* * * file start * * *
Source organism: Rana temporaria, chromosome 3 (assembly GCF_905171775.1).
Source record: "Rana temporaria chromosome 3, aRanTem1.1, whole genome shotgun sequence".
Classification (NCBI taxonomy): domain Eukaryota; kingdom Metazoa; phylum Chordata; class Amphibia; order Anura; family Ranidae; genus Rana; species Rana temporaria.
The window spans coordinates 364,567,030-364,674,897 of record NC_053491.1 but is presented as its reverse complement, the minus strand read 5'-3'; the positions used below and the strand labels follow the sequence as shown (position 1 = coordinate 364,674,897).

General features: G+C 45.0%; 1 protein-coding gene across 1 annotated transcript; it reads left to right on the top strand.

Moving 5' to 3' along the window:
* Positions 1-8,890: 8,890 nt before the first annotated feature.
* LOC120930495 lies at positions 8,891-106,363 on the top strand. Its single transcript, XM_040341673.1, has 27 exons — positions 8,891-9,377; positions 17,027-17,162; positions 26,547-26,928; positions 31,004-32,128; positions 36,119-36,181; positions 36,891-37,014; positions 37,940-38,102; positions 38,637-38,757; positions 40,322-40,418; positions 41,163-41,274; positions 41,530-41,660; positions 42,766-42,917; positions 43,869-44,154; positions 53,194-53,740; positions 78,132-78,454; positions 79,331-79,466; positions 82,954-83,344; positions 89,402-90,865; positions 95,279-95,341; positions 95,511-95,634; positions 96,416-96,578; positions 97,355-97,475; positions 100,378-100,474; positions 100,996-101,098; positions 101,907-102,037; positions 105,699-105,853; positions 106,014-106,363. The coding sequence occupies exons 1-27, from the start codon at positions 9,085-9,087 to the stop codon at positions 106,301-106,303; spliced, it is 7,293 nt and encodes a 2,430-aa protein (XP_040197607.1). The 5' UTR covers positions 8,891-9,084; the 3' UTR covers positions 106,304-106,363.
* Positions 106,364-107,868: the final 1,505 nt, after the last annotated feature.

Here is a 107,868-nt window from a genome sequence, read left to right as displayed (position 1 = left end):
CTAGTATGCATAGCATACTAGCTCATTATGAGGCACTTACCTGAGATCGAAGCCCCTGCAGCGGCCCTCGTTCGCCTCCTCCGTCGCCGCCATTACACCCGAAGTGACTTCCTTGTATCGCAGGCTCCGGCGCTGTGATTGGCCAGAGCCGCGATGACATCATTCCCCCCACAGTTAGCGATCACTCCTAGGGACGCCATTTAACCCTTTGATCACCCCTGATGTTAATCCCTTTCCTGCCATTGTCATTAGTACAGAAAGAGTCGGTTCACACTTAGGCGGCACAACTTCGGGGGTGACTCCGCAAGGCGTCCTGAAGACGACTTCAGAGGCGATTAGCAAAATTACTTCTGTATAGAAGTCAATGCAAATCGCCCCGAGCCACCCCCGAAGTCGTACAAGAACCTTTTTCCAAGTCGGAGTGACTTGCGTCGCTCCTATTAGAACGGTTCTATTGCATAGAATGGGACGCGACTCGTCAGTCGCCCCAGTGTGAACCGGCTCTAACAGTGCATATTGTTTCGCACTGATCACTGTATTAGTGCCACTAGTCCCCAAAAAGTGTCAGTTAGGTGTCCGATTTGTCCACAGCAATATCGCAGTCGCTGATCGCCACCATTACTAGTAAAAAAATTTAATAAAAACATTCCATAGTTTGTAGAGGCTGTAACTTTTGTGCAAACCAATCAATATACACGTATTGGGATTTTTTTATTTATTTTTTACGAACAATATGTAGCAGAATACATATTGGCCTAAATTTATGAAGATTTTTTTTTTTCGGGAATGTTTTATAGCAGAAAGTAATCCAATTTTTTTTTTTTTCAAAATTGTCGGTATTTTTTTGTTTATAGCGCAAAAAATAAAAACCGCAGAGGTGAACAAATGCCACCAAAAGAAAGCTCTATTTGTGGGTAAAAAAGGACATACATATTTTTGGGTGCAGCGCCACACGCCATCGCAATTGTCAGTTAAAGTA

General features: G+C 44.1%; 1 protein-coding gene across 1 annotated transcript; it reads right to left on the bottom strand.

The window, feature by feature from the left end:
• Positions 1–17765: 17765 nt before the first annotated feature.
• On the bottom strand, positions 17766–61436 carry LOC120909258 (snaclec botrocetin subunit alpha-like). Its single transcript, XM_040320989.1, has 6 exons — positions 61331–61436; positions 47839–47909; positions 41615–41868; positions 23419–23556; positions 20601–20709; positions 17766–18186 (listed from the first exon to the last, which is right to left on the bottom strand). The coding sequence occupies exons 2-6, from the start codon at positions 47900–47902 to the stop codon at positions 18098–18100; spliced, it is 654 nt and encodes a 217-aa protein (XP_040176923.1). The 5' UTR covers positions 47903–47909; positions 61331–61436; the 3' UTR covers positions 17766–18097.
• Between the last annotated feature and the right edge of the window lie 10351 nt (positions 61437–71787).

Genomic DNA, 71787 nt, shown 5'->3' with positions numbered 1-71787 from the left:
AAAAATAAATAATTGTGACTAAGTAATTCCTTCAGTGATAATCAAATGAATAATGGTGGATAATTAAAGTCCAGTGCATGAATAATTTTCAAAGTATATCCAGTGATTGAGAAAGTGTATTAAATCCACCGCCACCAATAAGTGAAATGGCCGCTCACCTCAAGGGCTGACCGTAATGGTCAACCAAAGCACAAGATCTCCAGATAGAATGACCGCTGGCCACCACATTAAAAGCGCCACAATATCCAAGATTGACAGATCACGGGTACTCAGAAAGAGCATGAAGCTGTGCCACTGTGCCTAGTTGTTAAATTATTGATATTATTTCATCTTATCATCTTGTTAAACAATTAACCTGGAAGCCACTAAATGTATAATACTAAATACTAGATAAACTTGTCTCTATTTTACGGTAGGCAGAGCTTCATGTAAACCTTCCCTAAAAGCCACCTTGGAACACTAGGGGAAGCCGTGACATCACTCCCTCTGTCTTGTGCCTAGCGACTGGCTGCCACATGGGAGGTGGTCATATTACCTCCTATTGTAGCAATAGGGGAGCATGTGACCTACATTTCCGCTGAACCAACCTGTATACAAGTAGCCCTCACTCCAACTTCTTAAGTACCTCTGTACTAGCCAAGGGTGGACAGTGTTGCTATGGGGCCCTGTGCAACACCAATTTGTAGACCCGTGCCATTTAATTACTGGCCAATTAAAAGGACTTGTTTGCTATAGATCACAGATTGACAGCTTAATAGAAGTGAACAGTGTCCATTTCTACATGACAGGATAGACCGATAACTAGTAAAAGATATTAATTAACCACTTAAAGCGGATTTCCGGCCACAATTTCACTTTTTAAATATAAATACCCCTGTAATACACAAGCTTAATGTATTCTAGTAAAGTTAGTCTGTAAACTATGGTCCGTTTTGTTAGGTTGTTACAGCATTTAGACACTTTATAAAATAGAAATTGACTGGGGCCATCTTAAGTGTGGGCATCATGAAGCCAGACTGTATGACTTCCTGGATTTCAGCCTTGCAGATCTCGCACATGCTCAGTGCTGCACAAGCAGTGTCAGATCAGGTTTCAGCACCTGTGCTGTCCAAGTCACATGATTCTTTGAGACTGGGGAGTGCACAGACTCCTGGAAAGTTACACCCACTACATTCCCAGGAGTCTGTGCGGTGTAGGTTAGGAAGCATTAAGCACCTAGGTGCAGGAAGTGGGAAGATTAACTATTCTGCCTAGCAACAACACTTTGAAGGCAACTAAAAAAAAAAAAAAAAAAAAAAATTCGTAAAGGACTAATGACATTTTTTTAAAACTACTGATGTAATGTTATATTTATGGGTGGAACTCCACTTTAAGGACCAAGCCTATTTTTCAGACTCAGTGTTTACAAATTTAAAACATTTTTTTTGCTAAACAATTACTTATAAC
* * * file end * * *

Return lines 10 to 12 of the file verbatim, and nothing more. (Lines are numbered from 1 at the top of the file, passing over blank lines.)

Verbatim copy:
Here is a 107,868-nt window from a genome sequence, read left to right as displayed (position 1 = left end):
CTAGTATGCATAGCATACTAGCTCATTATGAGGCACTTACCTGAGATCGAAGCCCCTGCAGCGGCCCTCGTTCGCCTCCTCCGTCGCCGCCATTACACCCGAAGTGACTTCCTTGTATCGCAGGCTCCGGCGCTGTGATTGGCCAGAGCCGCGATGACATCATTCCCCCCACAGTTAGCGATCACTCCTAGGGACGCCATTTAACCCTTTGATCACCCCTGATGTTAATCCCTTTCCTGCCATTGTCATTAGTACAGAAAGAGTCGGTTCACACTTAGGCGGCACAACTTCGGGGGTGACTCCGCAAGGCGTCCTGAAGACGACTTCAGAGGCGATTAGCAAAATTACTTCTGTATAGAAGTCAATGCAAATCGCCCCGAGCCACCCCCGAAGTCGTACAAGAACCTTTTTCCAAGTCGGAGTGACTTGCGTCGCTCCTATTAGAACGGTTCTATTGCATAGAATGGGACGCGACTCGTCAGTCGCCCCAGTGTGAACCGGCTCTAACAGTGCATATTGTTTCGCACTGATCACTGTATTAGTGCCACTAGTCCCCAAAAAGTGTCAGTTAGGTGTCCGATTTGTCCACAGCAATATCGCAGTCGCTGATCGCCACCATTACTAGTAAAAAAATTTAATAAAAACATTCCATAGTTTGTAGAGGCTGTAACTTTTGTGCAAACCAATCAATATACACGTATTGGGATTTTTTTATTTATTTTTTACGAACAATATGTAGCAGAATACATATTGGCCTAAATTTATGAAGATTTTTTTTTTTCGGGAATGTTTTATAGCAGAAAGTAATCCAATTTTTTTTTTTTTCAAAATTGTCGGTATTTTTTTGTTTATAGCGCAAAAAATAAAAACCGCAGAGGTGAACAAATGCCACCAAAAGAAAGCTCTATTTGTGGGTAAAAAAGGACATACATATTTTTGGGTGCAGCGCCACACGCCATCGCAATTGTCAGTTAAAGTA

General features: G+C 44.1%; 1 protein-coding gene across 1 annotated transcript; it reads right to left on the bottom strand.